A Survivor’s Guide to the End times

As 2012 draws to a close, apocalyptic speculation among certain circles grows more and more feverish. It seems as if there are any number of natural perils poised to sweep us away before the year is out. The recent impact of Superstorm Sandy on New York City vividly illustrated the impact of natural forces on even the wealthiest and most highly developed areas. For several days, whole areas of the US eastern seaboard were plunged back to the dark ages, with over eight million people being deprived of electricity in the teeth of a North American winter.

Apocalypse soon?

Many of the events predicted either for 2012 or sometime in the future would make the ravages of Hurricane Sandy pale in significance. No one, for instance could underestimate the effects of a large meteorite or comet hitting the earth. Even a meagre 45 metre asteroid such as 2012 DA14, scheduled for a near miss on 15th February 2013, would explode with the force of a 2.4 megaton atomic bomb should it hit us. This would carry a more than sufficient punch to wipe out a large city, or to cause a horrendously destructive tsunami should it hit the ocean. This sort of asteroid is small fry compared with some of the bigger beasts that astronomers know are out there. A direct hit from a comet fragment 1 km in diameter could cause in excess of one billion casualties and trigger long term climate change, bringing civilisation as we know it to a fiery end.

Then there are the other major natural disasters which are certain to strike us in the future, and hang over our heads like a geological sword of Damocles. Perhaps the best known of these is the ‘Supervolcano’ hissing and straining underneath Yellowstone Park. Although it has only erupted three times in the past 2.1 million years, increased pressure beneath the Wyoming park has given scientists reason to suspect that an eruption could be imminent. The ground level has swelled by three feet a year since 2004, the fastest since records began in 1923. When the Yellowstone volcano blows the explosion is estimated to be 1,000 times the magnitude of the huge Mount St Helens eruption in 1980, sending enough volcanic ash into the atmosphere to darken the Earth for several months, causing global cooling and worldwide harvest failures.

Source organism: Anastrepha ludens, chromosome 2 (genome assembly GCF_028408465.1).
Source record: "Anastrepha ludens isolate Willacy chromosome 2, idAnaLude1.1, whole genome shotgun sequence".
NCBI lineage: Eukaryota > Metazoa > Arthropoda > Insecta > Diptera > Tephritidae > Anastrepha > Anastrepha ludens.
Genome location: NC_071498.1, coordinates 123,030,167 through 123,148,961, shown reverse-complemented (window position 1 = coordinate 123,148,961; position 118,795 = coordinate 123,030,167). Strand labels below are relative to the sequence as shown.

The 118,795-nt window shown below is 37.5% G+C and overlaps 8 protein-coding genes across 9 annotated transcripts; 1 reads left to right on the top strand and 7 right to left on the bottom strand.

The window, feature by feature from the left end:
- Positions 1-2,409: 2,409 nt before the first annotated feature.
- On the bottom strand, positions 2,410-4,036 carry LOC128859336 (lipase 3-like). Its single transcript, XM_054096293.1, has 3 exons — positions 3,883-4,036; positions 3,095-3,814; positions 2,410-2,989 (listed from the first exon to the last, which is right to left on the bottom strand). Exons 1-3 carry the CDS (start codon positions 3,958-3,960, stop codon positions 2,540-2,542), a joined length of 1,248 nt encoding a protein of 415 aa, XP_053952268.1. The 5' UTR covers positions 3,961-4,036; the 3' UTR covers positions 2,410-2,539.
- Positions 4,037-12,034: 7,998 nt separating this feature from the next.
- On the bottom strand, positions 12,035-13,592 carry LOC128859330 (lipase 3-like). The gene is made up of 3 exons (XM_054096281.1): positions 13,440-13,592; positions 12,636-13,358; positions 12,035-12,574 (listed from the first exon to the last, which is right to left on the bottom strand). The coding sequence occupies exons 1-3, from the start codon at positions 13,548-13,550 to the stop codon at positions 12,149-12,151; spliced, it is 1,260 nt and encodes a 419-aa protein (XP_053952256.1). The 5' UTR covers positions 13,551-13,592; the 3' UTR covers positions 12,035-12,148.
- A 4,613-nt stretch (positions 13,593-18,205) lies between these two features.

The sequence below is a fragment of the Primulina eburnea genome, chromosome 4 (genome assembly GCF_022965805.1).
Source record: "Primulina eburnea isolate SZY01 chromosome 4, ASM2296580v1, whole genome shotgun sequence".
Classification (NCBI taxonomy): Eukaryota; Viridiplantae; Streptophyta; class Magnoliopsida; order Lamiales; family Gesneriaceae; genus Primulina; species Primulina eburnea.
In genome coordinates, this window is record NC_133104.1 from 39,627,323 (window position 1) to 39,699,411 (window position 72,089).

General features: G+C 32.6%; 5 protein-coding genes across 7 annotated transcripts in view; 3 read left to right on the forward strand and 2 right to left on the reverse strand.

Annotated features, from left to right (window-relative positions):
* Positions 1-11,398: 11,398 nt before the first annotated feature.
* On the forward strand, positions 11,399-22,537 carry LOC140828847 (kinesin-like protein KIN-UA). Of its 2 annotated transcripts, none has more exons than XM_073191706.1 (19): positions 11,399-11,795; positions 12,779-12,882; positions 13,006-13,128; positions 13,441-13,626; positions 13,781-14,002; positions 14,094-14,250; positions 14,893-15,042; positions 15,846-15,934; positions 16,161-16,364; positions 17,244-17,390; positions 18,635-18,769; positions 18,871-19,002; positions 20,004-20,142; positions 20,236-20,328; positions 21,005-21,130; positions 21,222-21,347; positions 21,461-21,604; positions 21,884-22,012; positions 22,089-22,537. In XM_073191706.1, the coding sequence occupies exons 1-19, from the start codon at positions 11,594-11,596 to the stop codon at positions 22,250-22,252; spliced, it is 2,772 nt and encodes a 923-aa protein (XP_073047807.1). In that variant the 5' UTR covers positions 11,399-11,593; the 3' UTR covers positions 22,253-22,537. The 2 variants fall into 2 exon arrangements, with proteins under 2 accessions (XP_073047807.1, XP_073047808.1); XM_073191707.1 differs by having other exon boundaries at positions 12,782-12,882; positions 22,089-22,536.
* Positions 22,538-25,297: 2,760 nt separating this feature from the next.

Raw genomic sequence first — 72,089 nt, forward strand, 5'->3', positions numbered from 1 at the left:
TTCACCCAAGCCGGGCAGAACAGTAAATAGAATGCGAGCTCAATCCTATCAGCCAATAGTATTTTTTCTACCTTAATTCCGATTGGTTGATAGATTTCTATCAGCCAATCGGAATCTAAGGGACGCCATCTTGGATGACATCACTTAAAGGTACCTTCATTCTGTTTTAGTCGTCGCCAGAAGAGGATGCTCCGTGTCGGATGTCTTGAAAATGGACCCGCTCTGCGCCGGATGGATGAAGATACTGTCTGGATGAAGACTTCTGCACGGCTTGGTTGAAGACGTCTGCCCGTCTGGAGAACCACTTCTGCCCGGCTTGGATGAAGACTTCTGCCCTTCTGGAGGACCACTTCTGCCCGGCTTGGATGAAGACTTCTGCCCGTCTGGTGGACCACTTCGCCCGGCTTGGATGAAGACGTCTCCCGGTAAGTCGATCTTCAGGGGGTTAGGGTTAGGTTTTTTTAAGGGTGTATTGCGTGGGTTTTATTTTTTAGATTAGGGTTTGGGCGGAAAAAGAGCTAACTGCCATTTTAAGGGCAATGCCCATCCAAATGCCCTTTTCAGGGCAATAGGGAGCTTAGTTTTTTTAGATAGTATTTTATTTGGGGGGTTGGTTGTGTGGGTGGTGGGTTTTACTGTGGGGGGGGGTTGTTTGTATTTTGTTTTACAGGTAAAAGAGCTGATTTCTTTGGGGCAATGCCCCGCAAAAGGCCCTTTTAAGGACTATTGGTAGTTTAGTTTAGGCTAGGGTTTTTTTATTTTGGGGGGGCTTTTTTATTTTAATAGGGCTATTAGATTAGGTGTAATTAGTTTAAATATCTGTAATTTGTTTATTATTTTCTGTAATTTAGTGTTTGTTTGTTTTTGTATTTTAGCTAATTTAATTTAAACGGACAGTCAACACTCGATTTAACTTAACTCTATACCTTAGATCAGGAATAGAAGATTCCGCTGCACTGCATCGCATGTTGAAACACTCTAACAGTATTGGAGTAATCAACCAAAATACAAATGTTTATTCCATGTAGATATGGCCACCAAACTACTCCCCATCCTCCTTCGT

Preparing for the worst

Whatever the future holds, natural disasters invariably take people by surprise and catch them unawares. In the event that you are caught without transport or electricity for days – or even weeks, if is a sensible precaution to ensure that you have access to water purification and freeze dried food supplies to last you through the crisis. A well stocked cellar of dehydrated meals, grain and nutritional supplements will help the discerning survivalist weather all but the worst end-times scenario, and ensure that when the lights come back on, you will be able to come out smiling.

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